Wednesday, October 31, 2007

A Case in Point Against Price Controls

One death so far in China, where price controls have created a volatile situation in gas lines. Lest we ever forget, we must read this Reuters article about the latest example of what happens when markets are not allowed to function freely.

[Thanks to for the photo of a past US price control situation.]

For those who are still upset at the oil companies, please look at this example closely. You will see the workings of a shortage caused by price controls close up and personal.

Even the Chinese themselves are aware of the cause of the problem:

" 'The crux of the problem is the state-owned enterprises... you see the remaining contradictions of the state sector in the market economy,' said Joseph Yu-shek Cheng, political science professor at the City University of Hong Kong.... Underlining the key role of pricing in the shortage, shipping companies in badly hit Zhejiang province said they had no problem securing supplies if they were willing to pay above-market prices to independent traders.... With current retail prices most plants only break even when crude is around $65 a barrel or lower, so soaring markets have forced many independents out of the market.... But a Sinopec official told Reuters on Tuesday that its largest refinery will switch off a crude unit in November and process 3 percent less crude than the previous month, sending a signal to Beijing in a move that could worsen the shortage." [Why should they continue to lose money?]

It looks for now like the US population gets it and is not crying out very loudly for price controls here. But even if the price at the pumps goes above $4.00, we should simply look here in China to see why this is not price gouging.

What is the cause of the rise in price? Turmoil in oil-producing countries and exploding demand from developing nations. Both are temporary situations, and as supplies catch up to demand, prices would be expected to return to their normal level just as they have in the past. Another factor is the devaluation of the dollar, otherwise stated as the excessive increase of the American money supply over its usefulness in the marketplace, due to central bank intervention in the credit markets.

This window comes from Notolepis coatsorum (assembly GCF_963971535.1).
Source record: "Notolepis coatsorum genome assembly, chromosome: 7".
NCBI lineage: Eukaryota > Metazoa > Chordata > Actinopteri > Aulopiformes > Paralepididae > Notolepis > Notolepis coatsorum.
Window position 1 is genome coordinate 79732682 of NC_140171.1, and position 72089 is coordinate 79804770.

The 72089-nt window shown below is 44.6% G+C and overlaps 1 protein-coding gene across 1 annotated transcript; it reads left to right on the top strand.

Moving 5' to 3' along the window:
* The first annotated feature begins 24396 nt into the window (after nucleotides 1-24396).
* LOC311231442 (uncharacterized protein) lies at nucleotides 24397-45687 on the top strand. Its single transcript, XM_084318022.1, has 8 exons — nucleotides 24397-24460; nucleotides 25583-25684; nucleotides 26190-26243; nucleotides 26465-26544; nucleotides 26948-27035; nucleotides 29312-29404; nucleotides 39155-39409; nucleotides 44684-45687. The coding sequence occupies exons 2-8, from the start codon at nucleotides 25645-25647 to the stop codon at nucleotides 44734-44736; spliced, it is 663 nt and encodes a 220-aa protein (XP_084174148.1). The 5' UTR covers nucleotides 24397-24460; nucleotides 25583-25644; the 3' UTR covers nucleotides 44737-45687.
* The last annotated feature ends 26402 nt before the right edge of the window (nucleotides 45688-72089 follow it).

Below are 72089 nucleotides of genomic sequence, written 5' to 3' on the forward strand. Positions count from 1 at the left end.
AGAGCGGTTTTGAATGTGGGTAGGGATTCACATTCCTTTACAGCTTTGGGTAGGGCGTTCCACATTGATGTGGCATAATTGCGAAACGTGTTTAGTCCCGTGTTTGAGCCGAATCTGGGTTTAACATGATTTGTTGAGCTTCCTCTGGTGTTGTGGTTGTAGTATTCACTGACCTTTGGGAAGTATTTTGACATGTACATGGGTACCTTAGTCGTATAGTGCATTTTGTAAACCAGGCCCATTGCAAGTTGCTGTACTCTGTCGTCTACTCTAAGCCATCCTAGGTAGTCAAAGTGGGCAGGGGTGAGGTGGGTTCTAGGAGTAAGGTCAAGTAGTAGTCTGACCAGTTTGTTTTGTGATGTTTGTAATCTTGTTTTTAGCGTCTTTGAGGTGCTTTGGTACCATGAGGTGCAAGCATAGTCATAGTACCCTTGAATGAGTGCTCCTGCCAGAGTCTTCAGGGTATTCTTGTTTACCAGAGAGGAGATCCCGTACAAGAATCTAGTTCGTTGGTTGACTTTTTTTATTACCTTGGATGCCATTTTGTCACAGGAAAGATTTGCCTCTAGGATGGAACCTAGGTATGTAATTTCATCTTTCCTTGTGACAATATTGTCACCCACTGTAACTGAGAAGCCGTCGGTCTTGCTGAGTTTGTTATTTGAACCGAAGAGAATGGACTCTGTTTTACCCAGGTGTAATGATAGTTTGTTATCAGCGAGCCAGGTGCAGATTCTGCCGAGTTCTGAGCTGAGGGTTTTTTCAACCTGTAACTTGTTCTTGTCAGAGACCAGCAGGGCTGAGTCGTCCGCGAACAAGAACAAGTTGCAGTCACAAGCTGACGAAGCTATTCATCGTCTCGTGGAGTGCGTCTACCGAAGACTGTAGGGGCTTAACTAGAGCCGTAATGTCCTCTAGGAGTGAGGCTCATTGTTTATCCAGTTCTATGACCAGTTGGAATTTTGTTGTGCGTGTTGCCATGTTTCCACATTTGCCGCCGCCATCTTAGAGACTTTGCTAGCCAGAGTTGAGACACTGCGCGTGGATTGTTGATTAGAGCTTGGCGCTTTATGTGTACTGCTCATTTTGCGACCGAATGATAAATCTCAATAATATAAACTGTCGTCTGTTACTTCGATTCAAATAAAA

This last is where we should direct our anger, if my suspicion of such mismanagement is borne out by the evidence. But this is a subject for a separate post.

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Anonymous Anonymous said...

Both are temporary situations, and as supplies catch up to demand, prices would be expected to return to their normal level just as they have in the past.

Except for that Peak Oil problem....

11:37 AM  
Blogger Katy said...

I call "that Peak Oil problem" a myth. Read this fellow who pretty much states my position.

In sum, I believe the market takes care of this kind of problem, and here's how.

As prices for petroleum rise, producers are encouraged to find more oil, produce more oil, refine more oil. Simultaneously, other types of energy producers--solar, bio, hydrogen, nuclear, whatever--are spurred by the price increases to renew their efforts to improve their technology so as to make it affordable at these new prices (whereas before it was too expensive).

In the past, studies show that prices are only a signal and an incentive to the marketplace. They communicate what the public wants and how much they're willing to pay for it, and they direct producers to produce what the public wants at the best possible price.

Another economic rule is that, as more supply comes on line, prices will fall. This is an absolute rule, absent other outside influences (like price controls, for example).

In 1974, oil cost over $100 in today's dollar. Subsequently, it fell all the way back to $10 a barrel by 1998. I'm not suggesting this will happen again; but I see no reason why the tendency isn't there for it to do so, with time and with a change in geopolitical climate and with an increase in supply of oil and of alternative energy solutions.

Chart source.

12:45 PM  

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